THE LAST NOTES OF SUMMER 

Experiencing a total solar eclipse is superlative: amazing, mind-blowing,  incredible, awesome, surreal.  The words don't mean much, but the sights and sensations of witnessing such a rare and beautiful experience lived up to the hype.

Craig and I had scouted a location at the crossing of two country roads where we'd have some elevation and a 360-degree view of the sky, and would be free of the predicted crowds.  My daughter flew in from NYC, and friends from Boulder and San Francisco arrived over the weekend.  After setting up camp on the roadside, there was time to enjoy a picnic and sip cold Coronas (of course) while we waited. Finally, as the day darkened and strangely sharp shadows developed, our sense of anticipation intensified while our NASA-approved eclipse goggles enabled us to watch the dark crescent of the moon grow bigger and bigger.

Craft show tent put to good use.

Mother/daughter viewing. A minute before totality a cloud passed over the sun, so Craig removed his glasses.  How about this crazy lighting?  Happily, it cleared just in time for us to see this:
Disclaimer: this is a professional photo.  None of us had the proper filter to take our own pictures of the eclipse, but it really did look just like this!  We wolf-howled and marveled at the 360-degree sunset and the strange drama of the black circle surrounded by white flames in the sky above.  And then it was over. 

Looking back at the Summer of Love   Our friend Penny, who has generously hosted us year after year in San Francisco, is lucky enough to live within walking distance of Golden Gate Park.  On our free day before the show, Craig and I went to the
 De Young Museum to see two excellent shows.

In 1967 I was still in Connecticut, probably thinking about junior prom.  Several years later I moved to Boulder, and immersed myself in the still-thriving hippie culture that had filtered in from the west coast.  There were plenty of fellow geezers at the museum doing their nostalgia tour of Fillmore East concert posters and handmade multicolored fashion, as well as reminders of how far the era advanced our social and political cultures.

The other show that we loved was work by Southern African-American artists.  One of my favorites was Leonardo Drew.
 Born in Tallahassee and raised in gritty Bridgeport, Connecticut, his sculptures are raw and vibrant, constructed from found materials, mostly wood and metal.  His work reflects the inner city environment in which he grew up, put into forms both organized and random, spontaneous and planned.

Drew's enormous installation in the De Young lobby.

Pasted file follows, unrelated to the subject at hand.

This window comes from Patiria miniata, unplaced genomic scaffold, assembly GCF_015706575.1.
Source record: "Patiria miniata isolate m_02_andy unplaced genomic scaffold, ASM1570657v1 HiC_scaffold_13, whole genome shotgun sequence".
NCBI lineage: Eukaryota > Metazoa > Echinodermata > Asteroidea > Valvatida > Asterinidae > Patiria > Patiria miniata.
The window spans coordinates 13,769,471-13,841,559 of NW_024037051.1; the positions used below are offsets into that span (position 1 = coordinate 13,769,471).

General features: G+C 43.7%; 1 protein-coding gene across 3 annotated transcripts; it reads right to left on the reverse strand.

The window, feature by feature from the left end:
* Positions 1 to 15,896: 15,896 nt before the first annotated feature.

Detail, looking up from the floor.

The artist working on the installation.

  Leonardo Drew sculpture.  Close up of a telephone pole in the Mission District.
Some of my favorite things about Ft. Mason, site of the ACC San Francisco show. 
The marina, the bay, Golden Gate Bridge.    
 Greens Restaurant
 Sunday farmers market.     Venerable Festival Hall, where even at an indoor show you can hear seagulls and feel the breezes off the water. 
 Friday night food truck fiesta, Proximity to the Presidio.
What's new? 
A big hello and thank you to all of you who visited my booth at Ft Mason! 
With the San Francisco show quickly followed by a trunk show at European Jewelers in Carmel, I seem to be constantly catching up and working on new designs for the next event.  

A pile of new designs to keep us busy and begin preparations for my next event, a trunk show at Terra Firma Gallery in Sonoma, in mid-October. (I'll be emailing a show reminder when the date gets closer.)  Here are a few new pieces featuring a more autumnal palette.  Full descriptions and details are on my website.

     Spectrolite, tourmaline, Tahitian pearl necklace.

Twig cuff with Persian turquoise, citrine, tourmaline.  

Reef cuff with yellow sapphire, hessonite garnet and tourmalines.   
Sacred Scraps  
How to entertain a friend who visits Lincoln from San Francisco?  While Lincoln doesn't possess the limitless cultural choices of a cosmopolitan city, there are a few things to show off to visitors. The International Quilt Study Center at the University of Nebraska is one.  The current exhibition, Sacred Scraps, features textile art and quilting of Central Asia, primarily Uzbekistan, Kyrgyzstan and Turkmenistan in this show.
The brilliant reds and intricate patterns, sometimes embellished with embroidery, indicate a rich tradition of laboriously handcrafted clothing and household goods.

In Turkmenistan, mothers gathered pieces of cloth from neighboring yurts to sew talismanic garments for their child in hopes of a long life. As in this child's coat, the edges of the fabric were left raw, so as to prevent stunted growth.

  Hangings were used to partition off yurts or also as wedding gifts, as bed covers for the new couple. 
We'll take the high road
A week from Friday I'll be off on a 3-week hiking adventure through the Scottish Highlands and Isle of Skye.  It will be a girls' trip with three of my closest friends from college days in Boulder. Yes, that's a corkscrew in my growing pile of travel supplies, in case I don't develop a taste for whiskey.  Edinburgh first, while we recover from jet lag and enjoy the city, then we'll cover high roads and low roads as we walk the 96 miles of the West Highland Way.  

Enjoy the holiday weekend!
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